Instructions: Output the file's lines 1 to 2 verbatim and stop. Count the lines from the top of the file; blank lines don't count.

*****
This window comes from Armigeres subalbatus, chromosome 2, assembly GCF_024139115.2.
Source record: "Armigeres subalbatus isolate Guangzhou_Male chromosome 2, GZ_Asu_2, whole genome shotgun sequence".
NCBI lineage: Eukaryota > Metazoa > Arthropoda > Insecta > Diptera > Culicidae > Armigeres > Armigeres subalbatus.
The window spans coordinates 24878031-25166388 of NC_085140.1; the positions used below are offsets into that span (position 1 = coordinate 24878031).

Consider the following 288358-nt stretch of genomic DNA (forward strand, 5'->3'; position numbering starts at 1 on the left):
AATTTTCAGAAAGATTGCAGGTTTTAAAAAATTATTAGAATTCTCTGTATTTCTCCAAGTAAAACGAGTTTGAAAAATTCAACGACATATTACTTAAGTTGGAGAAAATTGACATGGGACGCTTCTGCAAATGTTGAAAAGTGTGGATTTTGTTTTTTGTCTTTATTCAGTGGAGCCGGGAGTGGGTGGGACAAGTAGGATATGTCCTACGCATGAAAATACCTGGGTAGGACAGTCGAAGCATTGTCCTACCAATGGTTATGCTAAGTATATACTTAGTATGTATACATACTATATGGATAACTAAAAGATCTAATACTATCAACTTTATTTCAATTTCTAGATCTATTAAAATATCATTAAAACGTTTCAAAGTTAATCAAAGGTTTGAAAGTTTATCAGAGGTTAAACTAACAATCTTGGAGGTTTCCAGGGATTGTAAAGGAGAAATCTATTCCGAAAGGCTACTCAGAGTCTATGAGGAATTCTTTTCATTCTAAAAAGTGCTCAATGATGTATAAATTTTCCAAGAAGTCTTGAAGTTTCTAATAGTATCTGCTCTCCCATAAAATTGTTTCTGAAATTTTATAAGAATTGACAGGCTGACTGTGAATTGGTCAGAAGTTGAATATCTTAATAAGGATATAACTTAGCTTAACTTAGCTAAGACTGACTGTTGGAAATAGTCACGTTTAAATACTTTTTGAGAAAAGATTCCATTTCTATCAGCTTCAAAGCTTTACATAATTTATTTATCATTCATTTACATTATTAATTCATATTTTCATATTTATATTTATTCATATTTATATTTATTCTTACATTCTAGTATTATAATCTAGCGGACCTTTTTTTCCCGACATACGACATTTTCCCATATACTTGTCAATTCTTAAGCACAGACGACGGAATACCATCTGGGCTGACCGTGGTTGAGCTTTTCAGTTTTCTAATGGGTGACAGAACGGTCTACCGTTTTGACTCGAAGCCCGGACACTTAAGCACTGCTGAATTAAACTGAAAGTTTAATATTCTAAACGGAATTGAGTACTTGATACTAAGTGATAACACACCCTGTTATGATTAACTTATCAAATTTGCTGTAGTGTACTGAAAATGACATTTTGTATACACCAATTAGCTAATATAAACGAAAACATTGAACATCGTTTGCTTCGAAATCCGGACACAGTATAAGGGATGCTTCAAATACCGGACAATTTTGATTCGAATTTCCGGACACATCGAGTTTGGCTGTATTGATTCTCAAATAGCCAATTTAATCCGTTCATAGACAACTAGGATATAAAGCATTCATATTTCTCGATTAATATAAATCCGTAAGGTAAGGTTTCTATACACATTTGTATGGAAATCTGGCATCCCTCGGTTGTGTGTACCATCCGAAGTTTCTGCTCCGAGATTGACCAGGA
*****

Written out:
This window comes from Armigeres subalbatus, chromosome 2, assembly GCF_024139115.2.
Source record: "Armigeres subalbatus isolate Guangzhou_Male chromosome 2, GZ_Asu_2, whole genome shotgun sequence".